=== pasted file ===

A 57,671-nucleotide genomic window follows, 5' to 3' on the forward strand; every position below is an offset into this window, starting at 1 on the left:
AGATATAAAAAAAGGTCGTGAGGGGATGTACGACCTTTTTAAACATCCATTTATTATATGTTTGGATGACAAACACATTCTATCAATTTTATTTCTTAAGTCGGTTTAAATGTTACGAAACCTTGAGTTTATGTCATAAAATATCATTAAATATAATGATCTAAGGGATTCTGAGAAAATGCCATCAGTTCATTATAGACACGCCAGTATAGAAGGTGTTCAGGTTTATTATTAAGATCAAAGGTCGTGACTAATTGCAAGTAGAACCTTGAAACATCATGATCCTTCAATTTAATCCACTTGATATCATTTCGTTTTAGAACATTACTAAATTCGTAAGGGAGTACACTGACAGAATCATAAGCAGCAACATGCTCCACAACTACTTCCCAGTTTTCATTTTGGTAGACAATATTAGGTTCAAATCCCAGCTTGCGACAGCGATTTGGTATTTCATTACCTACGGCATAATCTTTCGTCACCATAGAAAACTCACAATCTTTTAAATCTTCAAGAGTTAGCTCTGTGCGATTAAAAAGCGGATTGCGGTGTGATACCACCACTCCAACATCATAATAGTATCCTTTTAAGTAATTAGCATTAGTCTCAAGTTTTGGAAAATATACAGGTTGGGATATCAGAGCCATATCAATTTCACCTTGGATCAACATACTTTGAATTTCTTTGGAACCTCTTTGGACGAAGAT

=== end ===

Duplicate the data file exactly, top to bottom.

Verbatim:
A 57,671-nucleotide genomic window follows, 5' to 3' on the forward strand; every position below is an offset into this window, starting at 1 on the left:
AGATATAAAAAAAGGTCGTGAGGGGATGTACGACCTTTTTAAACATCCATTTATTATATGTTTGGATGACAAACACATTCTATCAATTTTATTTCTTAAGTCGGTTTAAATGTTACGAAACCTTGAGTTTATGTCATAAAATATCATTAAATATAATGATCTAAGGGATTCTGAGAAAATGCCATCAGTTCATTATAGACACGCCAGTATAGAAGGTGTTCAGGTTTATTATTAAGATCAAAGGTCGTGACTAATTGCAAGTAGAACCTTGAAACATCATGATCCTTCAATTTAATCCACTTGATATCATTTCGTTTTAGAACATTACTAAATTCGTAAGGGAGTACACTGACAGAATCATAAGCAGCAACATGCTCCACAACTACTTCCCAGTTTTCATTTTGGTAGACAATATTAGGTTCAAATCCCAGCTTGCGACAGCGATTTGGTATTTCATTACCTACGGCATAATCTTTCGTCACCATAGAAAACTCACAATCTTTTAAATCTTCAAGAGTTAGCTCTGTGCGATTAAAAAGCGGATTGCGGTGTGATACCACCACTCCAACATCATAATAGTATCCTTTTAAGTAATTAGCATTAGTCTCAAGTTTTGGAAAATATACAGGTTGGGATATCAGAGCCATATCAATTTCACCTTGGATCAACATACTTTGAATTTCTTTGGAACCTCTTTGGACGAAGAT